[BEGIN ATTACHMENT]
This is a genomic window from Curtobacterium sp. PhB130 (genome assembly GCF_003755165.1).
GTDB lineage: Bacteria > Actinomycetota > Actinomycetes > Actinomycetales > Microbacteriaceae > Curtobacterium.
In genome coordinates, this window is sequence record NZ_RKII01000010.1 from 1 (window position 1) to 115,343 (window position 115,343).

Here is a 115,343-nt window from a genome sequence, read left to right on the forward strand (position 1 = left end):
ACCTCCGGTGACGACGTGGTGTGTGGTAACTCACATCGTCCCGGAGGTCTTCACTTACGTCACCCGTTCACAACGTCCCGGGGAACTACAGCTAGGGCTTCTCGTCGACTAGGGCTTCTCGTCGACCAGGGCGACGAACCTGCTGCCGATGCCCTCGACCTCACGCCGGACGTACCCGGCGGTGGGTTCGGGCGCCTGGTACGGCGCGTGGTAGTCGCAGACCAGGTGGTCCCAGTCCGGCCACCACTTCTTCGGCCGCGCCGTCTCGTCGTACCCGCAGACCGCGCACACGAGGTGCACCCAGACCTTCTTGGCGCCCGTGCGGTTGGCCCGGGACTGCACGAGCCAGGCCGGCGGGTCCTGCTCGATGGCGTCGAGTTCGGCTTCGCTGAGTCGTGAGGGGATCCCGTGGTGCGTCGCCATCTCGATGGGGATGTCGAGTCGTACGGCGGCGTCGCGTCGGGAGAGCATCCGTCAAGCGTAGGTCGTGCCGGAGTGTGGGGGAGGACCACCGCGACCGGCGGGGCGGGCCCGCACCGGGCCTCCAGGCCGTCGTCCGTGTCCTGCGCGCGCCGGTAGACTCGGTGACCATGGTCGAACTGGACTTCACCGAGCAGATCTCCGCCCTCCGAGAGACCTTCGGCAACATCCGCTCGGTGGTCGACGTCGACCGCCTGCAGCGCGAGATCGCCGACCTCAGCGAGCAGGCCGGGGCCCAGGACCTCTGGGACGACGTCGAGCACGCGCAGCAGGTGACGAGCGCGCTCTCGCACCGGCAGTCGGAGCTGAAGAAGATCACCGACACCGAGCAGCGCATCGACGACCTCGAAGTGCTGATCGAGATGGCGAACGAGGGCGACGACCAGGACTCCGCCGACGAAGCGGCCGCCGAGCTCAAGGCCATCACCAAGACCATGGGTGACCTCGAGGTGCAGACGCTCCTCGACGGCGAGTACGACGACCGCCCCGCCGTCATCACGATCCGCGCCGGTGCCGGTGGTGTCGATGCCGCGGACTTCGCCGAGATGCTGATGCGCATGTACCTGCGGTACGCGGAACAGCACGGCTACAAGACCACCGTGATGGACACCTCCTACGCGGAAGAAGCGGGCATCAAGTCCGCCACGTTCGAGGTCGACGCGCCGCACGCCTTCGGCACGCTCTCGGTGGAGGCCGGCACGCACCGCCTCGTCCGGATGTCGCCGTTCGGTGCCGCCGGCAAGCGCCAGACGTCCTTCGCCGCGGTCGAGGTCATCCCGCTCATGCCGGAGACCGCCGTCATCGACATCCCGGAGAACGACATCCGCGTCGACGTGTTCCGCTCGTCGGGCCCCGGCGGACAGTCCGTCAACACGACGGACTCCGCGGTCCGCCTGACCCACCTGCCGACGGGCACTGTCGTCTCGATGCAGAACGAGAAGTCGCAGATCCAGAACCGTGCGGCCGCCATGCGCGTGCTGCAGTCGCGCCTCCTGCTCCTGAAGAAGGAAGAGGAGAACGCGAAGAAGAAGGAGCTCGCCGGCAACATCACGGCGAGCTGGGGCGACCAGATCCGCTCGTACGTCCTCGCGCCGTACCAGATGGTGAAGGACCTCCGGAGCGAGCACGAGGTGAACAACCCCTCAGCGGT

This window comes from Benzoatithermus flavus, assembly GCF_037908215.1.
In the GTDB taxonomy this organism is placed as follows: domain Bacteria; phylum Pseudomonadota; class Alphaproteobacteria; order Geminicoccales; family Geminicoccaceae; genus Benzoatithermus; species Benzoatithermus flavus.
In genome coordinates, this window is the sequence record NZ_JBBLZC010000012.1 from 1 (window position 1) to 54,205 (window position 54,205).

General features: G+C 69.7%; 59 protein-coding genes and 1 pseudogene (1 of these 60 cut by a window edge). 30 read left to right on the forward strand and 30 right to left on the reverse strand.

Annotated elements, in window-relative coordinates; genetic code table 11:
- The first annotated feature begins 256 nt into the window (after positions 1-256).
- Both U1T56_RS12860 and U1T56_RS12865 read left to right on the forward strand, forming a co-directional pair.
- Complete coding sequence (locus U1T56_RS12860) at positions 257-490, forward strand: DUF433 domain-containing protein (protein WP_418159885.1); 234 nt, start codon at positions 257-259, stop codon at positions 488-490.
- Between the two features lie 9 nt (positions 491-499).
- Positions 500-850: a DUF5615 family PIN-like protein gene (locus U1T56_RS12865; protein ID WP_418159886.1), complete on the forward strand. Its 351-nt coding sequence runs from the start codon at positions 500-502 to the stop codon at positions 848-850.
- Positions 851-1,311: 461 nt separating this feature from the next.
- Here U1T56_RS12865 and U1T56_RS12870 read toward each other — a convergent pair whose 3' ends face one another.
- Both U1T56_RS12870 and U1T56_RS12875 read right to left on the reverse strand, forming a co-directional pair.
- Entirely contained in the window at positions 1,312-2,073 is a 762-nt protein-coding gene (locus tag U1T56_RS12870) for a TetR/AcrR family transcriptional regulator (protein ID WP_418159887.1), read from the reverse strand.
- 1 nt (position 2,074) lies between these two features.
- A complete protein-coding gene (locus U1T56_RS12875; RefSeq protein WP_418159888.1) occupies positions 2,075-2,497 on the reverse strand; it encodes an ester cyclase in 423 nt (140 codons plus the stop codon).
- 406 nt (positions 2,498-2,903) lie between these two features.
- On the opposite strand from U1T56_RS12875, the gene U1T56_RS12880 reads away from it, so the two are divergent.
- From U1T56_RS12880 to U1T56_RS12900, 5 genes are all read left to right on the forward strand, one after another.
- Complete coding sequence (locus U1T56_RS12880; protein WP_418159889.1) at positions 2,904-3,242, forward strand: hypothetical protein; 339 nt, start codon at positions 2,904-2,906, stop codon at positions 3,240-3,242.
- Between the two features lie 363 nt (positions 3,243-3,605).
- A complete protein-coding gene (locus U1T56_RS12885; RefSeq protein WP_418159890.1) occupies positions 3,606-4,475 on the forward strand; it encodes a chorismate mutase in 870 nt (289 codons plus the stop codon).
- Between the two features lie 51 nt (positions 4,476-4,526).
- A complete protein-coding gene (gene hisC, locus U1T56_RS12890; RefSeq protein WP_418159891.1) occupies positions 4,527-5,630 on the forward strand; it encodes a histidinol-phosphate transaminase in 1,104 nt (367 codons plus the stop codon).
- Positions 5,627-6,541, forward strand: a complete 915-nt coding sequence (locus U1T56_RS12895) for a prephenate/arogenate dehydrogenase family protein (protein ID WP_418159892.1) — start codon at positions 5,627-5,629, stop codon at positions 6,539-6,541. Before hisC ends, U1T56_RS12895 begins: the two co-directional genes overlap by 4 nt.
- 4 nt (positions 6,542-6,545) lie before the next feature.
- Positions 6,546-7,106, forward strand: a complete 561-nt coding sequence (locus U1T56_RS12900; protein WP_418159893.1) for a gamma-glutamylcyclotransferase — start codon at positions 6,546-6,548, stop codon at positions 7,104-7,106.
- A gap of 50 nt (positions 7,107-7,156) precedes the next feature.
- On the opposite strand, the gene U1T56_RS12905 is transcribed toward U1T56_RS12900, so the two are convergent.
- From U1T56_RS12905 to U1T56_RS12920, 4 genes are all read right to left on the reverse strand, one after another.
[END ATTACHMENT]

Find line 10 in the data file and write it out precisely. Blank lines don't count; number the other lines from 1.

Annotated elements, in window-relative coordinates; genetic code table 11: